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Is Dwight just lucky?

“But you’re lucky, Dwight.”


I often hear this refrain from my friends and clients, as they compare their lives negatively to mine or as they argue for their own limitations and circumstances they say prevent them from living the life they truly want.

I've been lucky

I can point to many ways that I have been lucky.

  • I won the mother lottery. 

  • I've had many advantages because I was born in the United States.

  • A chance encounter got me into a career I loved when I was twenty-two years old.

  • Some random friend introduced me to Ayn Rand who introduced me to Nathaniel Branden whose workshop transformed my life in just one day in my early thirties.

  • A piece of junk mail in 1979 turned me onto Neuro-Linguistic Programming and Arizona.

  • An accidental meeting with a Japanese woman in Arizona resulted in my great life in Asia for the last 22 years (as of 2022).

This list could go on and on.

I could create an equally long list, if I put my mind to it, of how I have been unlucky.

What others have said about luck

"Luck is believing you're lucky."

-Tennessee Williams

"Diligence is the mother of good luck."

-Benjamin Franklin

"Success is simply a matter of luck. Ask any failure."

-Earl Wilson

"Luck is the residue of design."

-Branch Rickey

"I've found that luck is quite predictable. If you want more luck, take more chances. Be more active. Show up more often."

-Brian Tracy

Why I think I've been so "lucky"

In large measure, especially since my 30s, I have had the life that I have wanted.


In the past several decades my life has turned into an absolute bonanza, nurtured by the clarity I have developed regarding the power and importance of choosing courage.


Certainly, I have used my intelligence in choosing courage (courage is not foolhardiness), but, I say that courage has played the deciding role in creating the life that I want.


Maybe I should tell those friends and clients about the time that...

  • I chose courage to quit college, risking my parents’ disapproval because I could not see its relevance to the rest of my life...and college was boring.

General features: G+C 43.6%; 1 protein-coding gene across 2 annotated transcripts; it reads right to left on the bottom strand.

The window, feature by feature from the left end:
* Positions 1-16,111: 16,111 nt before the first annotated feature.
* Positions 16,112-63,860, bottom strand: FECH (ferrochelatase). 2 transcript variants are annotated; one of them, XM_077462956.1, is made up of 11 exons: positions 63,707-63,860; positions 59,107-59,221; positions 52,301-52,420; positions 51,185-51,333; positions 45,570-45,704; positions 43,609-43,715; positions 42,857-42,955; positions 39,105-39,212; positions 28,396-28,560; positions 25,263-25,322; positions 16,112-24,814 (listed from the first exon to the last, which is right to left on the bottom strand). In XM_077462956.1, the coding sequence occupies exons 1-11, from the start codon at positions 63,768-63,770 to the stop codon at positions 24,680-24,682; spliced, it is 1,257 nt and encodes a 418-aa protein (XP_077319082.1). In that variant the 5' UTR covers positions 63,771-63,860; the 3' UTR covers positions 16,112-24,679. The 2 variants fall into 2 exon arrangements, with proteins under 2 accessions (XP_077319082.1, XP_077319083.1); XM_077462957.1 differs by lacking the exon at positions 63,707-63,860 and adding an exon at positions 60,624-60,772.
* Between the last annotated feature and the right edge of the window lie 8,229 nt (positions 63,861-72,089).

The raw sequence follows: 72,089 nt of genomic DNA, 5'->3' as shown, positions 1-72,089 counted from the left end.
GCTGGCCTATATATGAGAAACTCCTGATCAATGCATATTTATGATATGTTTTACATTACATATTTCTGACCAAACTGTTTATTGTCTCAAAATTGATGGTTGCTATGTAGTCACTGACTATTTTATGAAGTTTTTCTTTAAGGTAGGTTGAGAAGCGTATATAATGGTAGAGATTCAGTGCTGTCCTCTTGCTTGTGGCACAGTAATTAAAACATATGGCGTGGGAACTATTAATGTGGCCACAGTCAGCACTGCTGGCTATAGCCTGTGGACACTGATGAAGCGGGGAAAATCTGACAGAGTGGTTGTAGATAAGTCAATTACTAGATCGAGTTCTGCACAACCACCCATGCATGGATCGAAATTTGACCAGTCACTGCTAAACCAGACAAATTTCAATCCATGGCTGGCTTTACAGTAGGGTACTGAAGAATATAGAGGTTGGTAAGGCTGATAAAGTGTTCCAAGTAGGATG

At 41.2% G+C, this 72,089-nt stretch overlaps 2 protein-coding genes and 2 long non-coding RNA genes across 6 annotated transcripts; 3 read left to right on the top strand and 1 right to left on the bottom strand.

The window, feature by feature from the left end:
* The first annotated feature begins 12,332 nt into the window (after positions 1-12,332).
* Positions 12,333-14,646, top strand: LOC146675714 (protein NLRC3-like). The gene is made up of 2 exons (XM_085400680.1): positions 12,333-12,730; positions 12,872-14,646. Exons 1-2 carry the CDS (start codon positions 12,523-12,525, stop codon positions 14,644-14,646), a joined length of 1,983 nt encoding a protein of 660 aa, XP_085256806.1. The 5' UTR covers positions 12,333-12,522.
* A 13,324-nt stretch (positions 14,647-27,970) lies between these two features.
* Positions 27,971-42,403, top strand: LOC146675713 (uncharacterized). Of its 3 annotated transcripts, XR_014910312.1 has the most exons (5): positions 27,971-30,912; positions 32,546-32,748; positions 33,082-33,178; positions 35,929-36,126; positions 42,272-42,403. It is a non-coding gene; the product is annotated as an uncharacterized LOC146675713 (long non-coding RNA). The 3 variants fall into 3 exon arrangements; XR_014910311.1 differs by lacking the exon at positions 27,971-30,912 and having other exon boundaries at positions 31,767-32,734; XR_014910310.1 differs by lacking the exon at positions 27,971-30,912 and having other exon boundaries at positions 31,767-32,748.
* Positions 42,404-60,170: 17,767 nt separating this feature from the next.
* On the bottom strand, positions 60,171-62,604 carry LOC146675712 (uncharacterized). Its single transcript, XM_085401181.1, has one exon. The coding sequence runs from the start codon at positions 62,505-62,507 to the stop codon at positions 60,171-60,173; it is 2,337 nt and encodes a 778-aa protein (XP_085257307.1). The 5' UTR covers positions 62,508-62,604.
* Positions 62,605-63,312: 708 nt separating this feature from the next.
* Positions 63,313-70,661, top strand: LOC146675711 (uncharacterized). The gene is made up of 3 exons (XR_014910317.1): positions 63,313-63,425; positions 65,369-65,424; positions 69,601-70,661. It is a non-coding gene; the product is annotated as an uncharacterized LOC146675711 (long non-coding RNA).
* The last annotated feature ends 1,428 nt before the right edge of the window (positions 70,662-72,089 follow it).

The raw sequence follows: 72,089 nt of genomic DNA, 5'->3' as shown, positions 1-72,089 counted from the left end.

• At the age of 22, I chose courage to borrow $200 from my parents and take the bus to New York City, not knowing a single person there, but intending to build my life there.

  • At the age of 24, after two years of working for IBM and having a secure future with them, I chose courage to quit IBM and start working for myself as a freelance computer programmer, not having a single client before I quit.

  • I chose courage to take dancing lessons, even when I felt awkward and self-conscious.

  • I chose courage to participate in some human potential workshops that forced me to look deeply and sometimes uncomfortably into myself.

  • I chose courage to move, within two weeks of thinking of it, from New York City, after living there for 14 years, to Tempe, Arizona, driving a UHaul van for 2,600 miles by myself over five days.

  • I chose courage to walk into a computer department without an appointment, and said to the manager, “You should give me some work,” resulting in a six-month contract with the first company I approached in Arizona.

  • I chose courage to ask my (then future) wife to marry me.

  • I chose courage to change careers, after 20 years as a computer software consultant to my new career as a life coach, which I’ve now enjoyed for 35 years!

  • I chose courage many thousands of times to call strangers on the telephone to offer them a gift coaching session, thereby making my business viable and deeply satisfying. (See the illustration above)

  • I chose courage, perhaps the biggest choice of courage in my life because it confronted my identity of being a "good guy" to initiate a divorce with my (now former) wife.

  • Maybe I should tell them about the times that I chose the courage to ask for help when I really needed it.

  • I chose courage to feel my pain and fear completely, crying more in a month than I had cried in all my life before when my deepest love chose to end our romance.

  • I chose courage to plan and implement a 40-day odyssey through Japan in 1997, living with 18 different home-stay families in 18 different cities from Yokohama to Nagasaki.

  • I chose courage to move from Arizona, after living there for 18 years, to Hermosa Beach, California.

  • I chose courage to move from California to Tokyo, Japan, after 55 years of living in the USA, relocating myself and my business into a totally new country and culture.

  • I chose courage to ask Dawn, a Chinese student at Tokyo University, for directions. She ended up becoming one of my best friends ever and is responsible for my living in China now.

  • I chose courage to move from Tokyo, Japan to Shanghai, China.

  • I chose courage to move from Shanghai, after living there nine years, to Kunming China, my dream city for over twelve years now.

  • I chose courage to honor my own deepest desires, even when others disapproved or considered me selfish.

  • I chose the courage that resulted in my knowing him or her (my friend or client) right now!

  • The reason that many things are so easy for me now is that I was willing to choose courage when choosing courage was still difficult for me.


The lucky don't rely on luck

How, indeed, can they really understand that it was not luck that has given me the incredible life that I have, but the courage that chose and I continue to choose?


How, indeed, can they really understand that they have the power of choosing courage in their life just as I do in mine?


Do you fully realize the power that choosing courage can have on your life?


Do you know that it is never too late to begin choosing courage now.

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